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  • Writer's pictureJulia Roscoe


A window can be a door to so many things. It has certainly opened my eyes to this reality, and it has showed me more than I have ever seen.

Saint Laurent Street 308 was a forgotten place in London. It relied on two other decaying buildings to keep itself steady, though the word meant little when the underground train made its way under the ancient structure.

When the rotten wooden floor shook under my feet for the first time, I thought it was the Four Horses of the Apocalypse riding on Earth. Dirt fell from the once painted walls and the window glass was a shake away from cracking.

I rushed to make sure nothing had been broken, though I had no valuable possessions to be concerned about. Only the window mattered, its glass was the one thing keeping me from freezing in winter. So I looked for any cracks through which the cold air might sneak in.

Two children wandered on the street below. Unlike the Christmas stories my mother read to me when I was a child, these two kids were not happily playing in the snow nor were they singing Carols. Instead, they looked into the trashcans on the sidewalk. One of them found something and yelled at the other who then hurried to see what the treasure was.

Not a coin. Nor a toy. Not even a crumpled newspaper. It was a half-eaten apple.

I watched from one store up as the children shared the piece of food.

Saint Laurent Street was not a place one would expect to find joy. But it was where I found love.

Every morning, the street filled up with life, people getting up for a new day. Not for new possibilities, just for a new dawn.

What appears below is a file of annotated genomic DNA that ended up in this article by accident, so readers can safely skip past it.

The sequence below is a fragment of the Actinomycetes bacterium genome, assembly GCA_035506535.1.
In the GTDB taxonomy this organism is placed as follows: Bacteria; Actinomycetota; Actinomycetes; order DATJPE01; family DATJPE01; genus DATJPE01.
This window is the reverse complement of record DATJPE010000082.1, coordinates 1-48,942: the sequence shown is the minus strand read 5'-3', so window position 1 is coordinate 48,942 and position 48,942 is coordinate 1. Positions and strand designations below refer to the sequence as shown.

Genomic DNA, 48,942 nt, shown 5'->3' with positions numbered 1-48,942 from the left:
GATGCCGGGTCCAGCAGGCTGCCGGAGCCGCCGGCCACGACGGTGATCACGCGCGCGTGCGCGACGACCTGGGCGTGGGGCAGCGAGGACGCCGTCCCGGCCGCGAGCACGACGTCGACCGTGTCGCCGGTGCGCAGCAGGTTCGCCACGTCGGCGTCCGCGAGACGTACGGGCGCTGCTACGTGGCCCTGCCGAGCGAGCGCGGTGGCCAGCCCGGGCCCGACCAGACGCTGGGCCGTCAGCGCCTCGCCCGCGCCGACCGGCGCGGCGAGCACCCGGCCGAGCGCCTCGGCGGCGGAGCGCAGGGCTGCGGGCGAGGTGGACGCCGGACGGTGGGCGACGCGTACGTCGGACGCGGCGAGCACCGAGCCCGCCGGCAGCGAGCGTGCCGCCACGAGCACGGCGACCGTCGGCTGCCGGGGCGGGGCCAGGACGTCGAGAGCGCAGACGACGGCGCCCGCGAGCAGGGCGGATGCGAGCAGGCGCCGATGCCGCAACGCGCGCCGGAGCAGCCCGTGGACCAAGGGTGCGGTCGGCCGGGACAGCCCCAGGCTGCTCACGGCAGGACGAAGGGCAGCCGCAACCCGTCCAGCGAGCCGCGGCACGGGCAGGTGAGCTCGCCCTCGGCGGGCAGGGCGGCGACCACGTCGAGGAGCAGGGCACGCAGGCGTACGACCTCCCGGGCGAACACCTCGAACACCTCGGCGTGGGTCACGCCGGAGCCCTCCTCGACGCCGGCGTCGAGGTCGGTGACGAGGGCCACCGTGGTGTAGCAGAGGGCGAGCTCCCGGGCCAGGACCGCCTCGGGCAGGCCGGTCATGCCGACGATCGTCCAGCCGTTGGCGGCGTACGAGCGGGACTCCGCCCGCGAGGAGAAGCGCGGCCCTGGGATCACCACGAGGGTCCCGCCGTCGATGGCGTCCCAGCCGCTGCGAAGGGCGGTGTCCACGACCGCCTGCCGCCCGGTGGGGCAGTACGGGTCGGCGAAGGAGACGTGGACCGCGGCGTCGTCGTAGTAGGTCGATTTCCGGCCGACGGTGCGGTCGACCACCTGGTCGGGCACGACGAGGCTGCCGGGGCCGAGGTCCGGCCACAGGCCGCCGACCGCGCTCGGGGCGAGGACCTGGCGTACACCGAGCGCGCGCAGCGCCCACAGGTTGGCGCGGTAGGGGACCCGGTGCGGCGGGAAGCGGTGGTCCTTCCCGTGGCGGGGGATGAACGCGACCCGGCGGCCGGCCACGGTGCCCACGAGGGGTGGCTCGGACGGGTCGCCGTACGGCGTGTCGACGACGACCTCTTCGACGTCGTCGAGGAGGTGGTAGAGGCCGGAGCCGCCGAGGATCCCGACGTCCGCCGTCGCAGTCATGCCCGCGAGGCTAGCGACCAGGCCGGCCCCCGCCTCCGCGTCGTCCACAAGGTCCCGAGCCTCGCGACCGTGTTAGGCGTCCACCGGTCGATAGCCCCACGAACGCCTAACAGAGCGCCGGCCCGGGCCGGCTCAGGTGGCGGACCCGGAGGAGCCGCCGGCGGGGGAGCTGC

Mr. Tharaud, an old teacher, used to tell us, "Life for a bird is picking worms, and life for a worm is not getting caught by a bird".

At times like this, I do not know if humans are the worm or the bird.

The snow in Saint Laurent Street wasn’t white. Neither was the gown of the woman walking with a book in her arms.

It was not the book that caught my attention, though it was a rare object to be seen in Saint Laurent. An object that brought me back to more comfortable days. No, it was the woman’s face. She was smiling.

From my window, I could feel her warm smile touching my cheek.

The next day, at the same time, I saw her again: book in hand, feet on the pavement, that smile on her lips.

Such a strange person. No one smiles like that for no good reason. Probably a lunatic, as there was no reason to laugh about in Saint Laurent Street. It certainly was not the old pub closed at that hour, nor the stray dogs fighting for a piece of bread. And it couldn’t just be the book she was carrying for it remained closed from the time she turned the corner and carried on two blocks further down Saint Laurent, which was as far as I could see the narrow and crooked street.

After watching her with that weird smile four days in a row, I had to know. Waiting on the sidewalk, I saw her show up, coming closer with her book. And her smile.

“Excuse me, madam? Can you inform me what time it is?”

She barely paused before answering, “It is fifteen to six, ma’am”.


Her smile opened wider. “Are you familiar with his work?”

I was. But I would then become an intimate acquaintance.

“Waking or asleep,

Thou of death must deem

Things more true and deep

Than we mortals dream,

Or how could thy notes flow in such a crystal stream?

We look before and after,

And pine for what is not:

Our sincerest laughter

With some pain is fraught;

Our sweetest songs are those that tell of saddest thought.”

The words, as beautiful and deep as they may be, diminished in comparison to the sound of her voice.

Winter continued to be cold. Saint Laurent was as beautiful as a pile of horse shit. Number 308 would carry on with its fading away. But the window moved to the person next to me. The one who would continue to smile upon life’s sameness.


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